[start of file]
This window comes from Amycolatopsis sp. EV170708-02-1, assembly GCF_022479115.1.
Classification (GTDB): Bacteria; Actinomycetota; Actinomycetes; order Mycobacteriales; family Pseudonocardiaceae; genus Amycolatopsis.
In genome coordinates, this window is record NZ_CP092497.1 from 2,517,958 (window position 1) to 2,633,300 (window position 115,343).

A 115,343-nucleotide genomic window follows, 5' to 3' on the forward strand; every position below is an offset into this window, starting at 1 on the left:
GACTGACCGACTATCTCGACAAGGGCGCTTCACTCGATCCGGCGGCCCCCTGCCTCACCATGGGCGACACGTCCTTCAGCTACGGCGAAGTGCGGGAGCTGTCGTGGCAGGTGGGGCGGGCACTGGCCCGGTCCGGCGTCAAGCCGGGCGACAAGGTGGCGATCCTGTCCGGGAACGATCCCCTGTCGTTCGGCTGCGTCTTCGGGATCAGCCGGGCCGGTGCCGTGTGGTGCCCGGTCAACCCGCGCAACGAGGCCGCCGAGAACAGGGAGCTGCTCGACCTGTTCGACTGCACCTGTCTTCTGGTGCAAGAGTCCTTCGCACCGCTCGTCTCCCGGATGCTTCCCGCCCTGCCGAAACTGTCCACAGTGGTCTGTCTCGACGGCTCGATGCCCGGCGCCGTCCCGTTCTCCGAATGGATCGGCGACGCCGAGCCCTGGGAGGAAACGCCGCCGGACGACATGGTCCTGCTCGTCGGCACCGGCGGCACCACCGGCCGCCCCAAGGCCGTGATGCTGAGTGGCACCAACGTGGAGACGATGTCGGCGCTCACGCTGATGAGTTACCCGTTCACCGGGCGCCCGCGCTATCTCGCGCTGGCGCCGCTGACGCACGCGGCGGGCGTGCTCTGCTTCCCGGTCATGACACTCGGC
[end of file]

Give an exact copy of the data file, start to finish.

This window comes from Amycolatopsis sp. EV170708-02-1, assembly GCF_022479115.1.
Classification (GTDB): Bacteria; Actinomycetota; Actinomycetes; order Mycobacteriales; family Pseudonocardiaceae; genus Amycolatopsis.
In genome coordinates, this window is record NZ_CP092497.1 from 2,517,958 (window position 1) to 2,633,300 (window position 115,343).

A 115,343-nucleotide genomic window follows, 5' to 3' on the forward strand; every position below is an offset into this window, starting at 1 on the left:
GACTGACCGACTATCTCGACAAGGGCGCTTCACTCGATCCGGCGGCCCCCTGCCTCACCATGGGCGACACGTCCTTCAGCTACGGCGAAGTGCGGGAGCTGTCGTGGCAGGTGGGGCGGGCACTGGCCCGGTCCGGCGTCAAGCCGGGCGACAAGGTGGCGATCCTGTCCGGGAACGATCCCCTGTCGTTCGGCTGCGTCTTCGGGATCAGCCGGGCCGGTGCCGTGTGGTGCCCGGTCAACCCGCGCAACGAGGCCGCCGAGAACAGGGAGCTGCTCGACCTGTTCGACTGCACCTGTCTTCTGGTGCAAGAGTCCTTCGCACCGCTCGTCTCCCGGATGCTTCCCGCCCTGCCGAAACTGTCCACAGTGGTCTGTCTCGACGGCTCGATGCCCGGCGCCGTCCCGTTCTCCGAATGGATCGGCGACGCCGAGCCCTGGGAGGAAACGCCGCCGGACGACATGGTCCTGCTCGTCGGCACCGGCGGCACCACCGGCCGCCCCAAGGCCGTGATGCTGAGTGGCACCAACGTGGAGACGATGTCGGCGCTCACGCTGATGAGTTACCCGTTCACCGGGCGCCCGCGCTATCTCGCGCTGGCGCCGCTGACGCACGCGGCGGGCGTGCTCTGCTTCCCGGTCATGACACTCGGC